False Dawn: The Arab Spring
Mandel, Daniel, Review - Institute of Public Affairs
The Arab Spring was not the positive event many hoped it would be, argues Daniel Mandel.
In a sense, the so-called Arab Spring can be said to have begun on 26 December 2010 in the Tunisian hinterland township of Sidi Bouzid, where a 26-year-old impoverished vegetable seller and father of eight, Mohamed Bouazizi, immolated himself in protest at the umpteenth confiscation by local police of his vending cart.
Bouazizi s story of grinding poverty, struggle and degradation by authorities that cared nothing for his dignity or livelihood resonated across the country, igniting a month-long series of popular demonstrations. These soon came to encompass protests against matters as diverse as the high cost of living, unemployment, restrictions on union rights and censorship that culminated in the flight of Tunisia's autocrat of 23 years, Zine El Abidine Ben Ali. A similar sequence of events quickly unfolded in Egypt, Libya and Yemen, disposing of seemingly immovable Arab autocracies and making it possible, at least at first, to speak of an Arab Spring.
Stated like that, it is difficult to see what objections could be made or misgivings registered with this process. Little appreciated, however, has been the pivotal US role in the upturning of the old order and just what that turbulence has brought in its wake. Here, some perspective is essential.
President George W. Bush had tried to promote democracy in the Muslim world (the 'freedom agenda ) on the basis that regional pathologies stemmed from repression and autocracy that incubated Islamism and harvested global terrorism. However, while this diagnosis had merit, the proposed treatment was less efficacious: a preoccupation with importing the processes of democracy (elections, constitutions) rather than its purposes (rule of law, accountable institutions, civil society and political pluralism) to the region.
Moreover, Bush's reforming zeal did not commend itself to his Arab interlocutors, least of all Egypt's Hosni Mubarak. Despite withholding tranches of military aid and applying diplomatic pressure on this most populous Arab state and US ally to see human rights activists like Saed Eddin Ibrahim and Ayman Nour freed from prison, matters continued to be arranged in Cairo so as to confirm Mubarak's grip on power. American efforts to alter regimes, with armed force in the case of Iraq, also fuelled a furious critique of American neo -imperialism and unilateralism.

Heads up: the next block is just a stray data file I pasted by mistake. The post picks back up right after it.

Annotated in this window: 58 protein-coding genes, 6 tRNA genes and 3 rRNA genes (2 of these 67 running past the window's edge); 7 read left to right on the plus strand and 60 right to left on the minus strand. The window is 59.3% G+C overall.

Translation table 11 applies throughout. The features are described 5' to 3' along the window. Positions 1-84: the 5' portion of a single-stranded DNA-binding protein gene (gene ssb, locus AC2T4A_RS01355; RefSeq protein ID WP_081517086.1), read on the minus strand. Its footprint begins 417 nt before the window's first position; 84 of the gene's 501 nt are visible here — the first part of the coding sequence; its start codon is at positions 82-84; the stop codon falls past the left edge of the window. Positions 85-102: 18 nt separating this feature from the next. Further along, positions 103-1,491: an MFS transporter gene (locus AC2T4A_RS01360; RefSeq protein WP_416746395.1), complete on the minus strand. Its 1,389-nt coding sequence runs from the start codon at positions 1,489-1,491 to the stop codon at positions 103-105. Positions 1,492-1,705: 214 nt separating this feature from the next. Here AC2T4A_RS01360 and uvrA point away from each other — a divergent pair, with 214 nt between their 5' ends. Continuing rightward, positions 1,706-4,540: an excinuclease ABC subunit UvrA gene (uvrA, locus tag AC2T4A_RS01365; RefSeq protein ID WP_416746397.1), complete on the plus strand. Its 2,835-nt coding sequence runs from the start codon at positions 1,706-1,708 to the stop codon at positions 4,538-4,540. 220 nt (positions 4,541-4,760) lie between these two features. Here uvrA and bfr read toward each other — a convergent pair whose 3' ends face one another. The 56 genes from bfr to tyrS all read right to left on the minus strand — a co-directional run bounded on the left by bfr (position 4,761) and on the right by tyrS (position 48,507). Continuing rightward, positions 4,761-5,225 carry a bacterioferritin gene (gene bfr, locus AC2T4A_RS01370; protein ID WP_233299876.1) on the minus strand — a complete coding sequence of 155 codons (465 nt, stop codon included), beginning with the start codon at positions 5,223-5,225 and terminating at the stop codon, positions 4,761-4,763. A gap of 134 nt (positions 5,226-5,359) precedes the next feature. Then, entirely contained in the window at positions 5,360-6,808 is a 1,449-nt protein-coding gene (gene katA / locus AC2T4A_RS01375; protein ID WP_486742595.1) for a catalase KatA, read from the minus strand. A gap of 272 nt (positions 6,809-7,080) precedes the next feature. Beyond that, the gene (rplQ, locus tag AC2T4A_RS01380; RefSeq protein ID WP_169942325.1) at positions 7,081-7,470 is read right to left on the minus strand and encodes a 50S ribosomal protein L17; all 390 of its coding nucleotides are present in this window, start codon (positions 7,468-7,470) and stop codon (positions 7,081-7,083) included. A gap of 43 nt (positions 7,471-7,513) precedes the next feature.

Lacking support at home and abroad and without much to show for its efforts, the Bush Administration quietly drew back from (without, however, entirely abandoning) its freedom agenda. While it continued to back Egyptian democrats and bloggers, it looked on and relented to resuming aid as Mubarak rigged parliamentary elections, cancelled local elections, cracked down on demonstrators and re-imprisoned Nour. There matters rested until Barack Obama coasted to victory in the 2008 US presidential elections.
Coming in as the anti-Bush, Obama duly instituted a 'reset' with the Arab and Muslim world. In his new policy of Muslim outreach, enunciated in his June 2009 address in Cairo, Obama promised a 'new beginning', 'mutual respect' and dismissed active American promotion of democracy: 'no system of government can or should be imposed upon one nation by any other'- an applause line that was actually met with silence by his Cairene audience.
Thus, in 2010 Obama, the biggest-spending US president in history, drastically cut Bush's funding to NGOs and programs designed to promote democracy in Egypt from about $50 million to $20 million. He also abruptly discontinued funding for the US-based Iran Human Rights Documentation Center, which was forced to close its doors almost immediately after the 2009 orgy of Iranian repression which followed the rigged presidential elections that reconfirmed Mahmoud Ahmadinejad in power.
Obama's 'reset' also included another element: promoting Islam as a beneficent force in world affairs. …